7 Things Salespeople Do Regularly That are a Complete Waste of Time
Sales, perhaps more than most professions, requires the ability to juggle multiple competing demands. Not only do salespeople need to keep a myriad of existing and potential prospects happy, they need to do this while prospecting for new business, and meeting the standard demands of the workplace: administrative tasks, management, product knowledge, and interpersonal workplace relations.
To put it simply: salespeople are (or should be) busy.
But not all work is created equal, and salespeople spend hours doing things that don’t actually move the needle. It can be difficult figuring out where to expend our energies when there are so many different interests vying for our attention, but it’s the only way to become truly efficient and reach that next level most strive for.
Here are seven things salespeople regularly do that are (usually) a waste of time:
1. Get ready to get ready
Preparation and organization is great, but by itself, it doesn’t put food on the table. Too many salespeople spend their time making lists, setting up reminders, organizing, planning, and preparing instead of actually doing the work. Some call it analysis paralysis, but it holds us back from performing because it makes us feel like we’re doing something, even if that something does little to fill the pipeline and get prospects on board. So make sure you prepare, but not at the expense of actual selling.
2. Attend internal meetings
To be sure, some meetings are absolutely necessary, and as part of a team, you need to stay informed about what’s happening in your workplace (not to mention the social cohesion of being part of an organization). But not all meetings are of equal importance, and many of them run longer than necessary, eating into time that could otherwise be used productively. So if you’re able, hit the ‘decline’ button on that next meeting invite... unless it’s with an actual prospect.
3. Put out fires
In many cases, this one is unavoidable, but in an efficient organization, putting out fires should be taken off the salesperson’s plate and handled by customer support or another department whenever possible. Since salespeople are a customer’s original point of contact, they’re usually the ones who field calls and emails about pressing issues, and at times, an entire day can be spent trying to coordinate solutions to the customer’s problems. Taking this out of the salesperson’s hands would free them up to do what they’re meant to do: find and earn new business.
4. Chase the wrong prospects
Not all prospecting is created equal and we should learn to differentiate between activity which moves the needle, and activity for activity’s sake. There is perhaps no worse use of time than pursuing prospects who aren’t going to buy, whether it’s because they’re not qualified, or because they’re not interested. This problem can be solved by investing more time up front to qualify, ask the right questions, and ascertain whether you’re dealing with a serious buyer. If you don’t do this, then you run the risk of wasting time pursuing a lost cause rather than using that time to go after somebody who can put money in your pocket.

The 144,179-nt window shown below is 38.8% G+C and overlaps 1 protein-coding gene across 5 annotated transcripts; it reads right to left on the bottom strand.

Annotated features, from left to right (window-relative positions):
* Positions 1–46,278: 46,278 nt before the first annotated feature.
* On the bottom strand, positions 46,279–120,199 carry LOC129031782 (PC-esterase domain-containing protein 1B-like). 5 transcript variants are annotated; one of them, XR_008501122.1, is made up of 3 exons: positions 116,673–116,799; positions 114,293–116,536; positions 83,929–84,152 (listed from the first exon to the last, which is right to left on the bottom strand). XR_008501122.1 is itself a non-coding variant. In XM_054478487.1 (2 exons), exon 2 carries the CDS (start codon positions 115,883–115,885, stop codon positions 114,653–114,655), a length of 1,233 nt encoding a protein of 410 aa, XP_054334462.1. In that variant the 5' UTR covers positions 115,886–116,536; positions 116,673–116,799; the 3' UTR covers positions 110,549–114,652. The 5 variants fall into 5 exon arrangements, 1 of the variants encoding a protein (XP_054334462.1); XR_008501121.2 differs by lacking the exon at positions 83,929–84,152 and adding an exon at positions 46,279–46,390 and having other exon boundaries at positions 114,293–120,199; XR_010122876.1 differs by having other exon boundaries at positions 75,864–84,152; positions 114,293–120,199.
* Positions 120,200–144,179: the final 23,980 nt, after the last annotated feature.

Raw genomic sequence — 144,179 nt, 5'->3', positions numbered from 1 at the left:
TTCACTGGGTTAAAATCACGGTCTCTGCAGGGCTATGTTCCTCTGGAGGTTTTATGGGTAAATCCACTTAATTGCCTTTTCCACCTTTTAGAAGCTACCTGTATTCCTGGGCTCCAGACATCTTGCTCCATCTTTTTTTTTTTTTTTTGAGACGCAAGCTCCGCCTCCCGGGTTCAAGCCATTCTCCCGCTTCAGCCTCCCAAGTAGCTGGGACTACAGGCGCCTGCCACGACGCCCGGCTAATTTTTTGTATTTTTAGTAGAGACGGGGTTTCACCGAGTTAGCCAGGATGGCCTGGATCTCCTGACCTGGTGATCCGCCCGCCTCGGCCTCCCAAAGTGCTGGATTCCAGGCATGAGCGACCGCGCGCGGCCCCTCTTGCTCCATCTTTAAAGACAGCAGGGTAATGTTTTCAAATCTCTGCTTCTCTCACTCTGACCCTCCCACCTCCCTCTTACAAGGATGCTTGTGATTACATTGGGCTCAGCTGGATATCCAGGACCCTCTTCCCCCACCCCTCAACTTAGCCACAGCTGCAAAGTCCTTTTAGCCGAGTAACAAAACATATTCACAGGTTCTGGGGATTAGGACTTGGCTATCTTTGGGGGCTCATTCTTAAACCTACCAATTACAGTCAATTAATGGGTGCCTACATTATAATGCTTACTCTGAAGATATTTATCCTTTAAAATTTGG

5. Talk instead of listen
It’s no secret that if you asked the top sales trainers in the world for the one piece of advice that could help salespeople close more deals, a majority of them would say: “work on your listening skills.” Listening is critical, because if you listen long enough, the prospect will usually tell you exactly what it will take to earn their business; sort of like a roadmap. Many salespeople, however, believe they should be driving the conversation, choosing a dominant role in the discussion, and foregoing an opportunity to become a trusted advisor. The next time you’re on a sales call, try asking a question and letting the prospect speak for as long as they want. You’ll find that it’s a lot more difficult than it seems, but you’ll also realize how well it works.
6. Update Salesforce
While a CRM is better than a pad and paper, it still sucks up time that could have been spent on productive activity. Inputting notes, waiting for every field and page to load, and crossing your fingers and hoping it doesn’t refresh in the middle of your updates all cause pain and frustration, and ensure that salespeople spend just as much time on manual activity as they do on prospecting, follow-up, and pitching deals. Thankfully, there are simple solutions (like Dooly, which can save you five hours of Salesforce grunt work per week), but there’s no doubt that the reason sales managers have to hound their teams to update their CRMs is because most salespeople would rather spend their time selling.
7. Grieve lost deals
Barbara Corcoran, the wildly successful real estate entrepreneur and Shark Tank personality once said: “The difference between successful people and others is how long they spend time feeling sorry for themselves.” This is especially true in sales, where dealing with rejection is not only part of the day-to-day grind, it’s a fundamental part of the profession. It hurts to lose a deal, especially if it’s one you’ve spent a lot of time pursuing. But it’s also counter-productive to spend more than a few minutes feeling bad about it, because it does nothing to get you closer to your goal. Instead, dust yourself off, pick yourself back up, and look for the next deal. The sooner you learn to do that, the less you’ll have to feel bad about.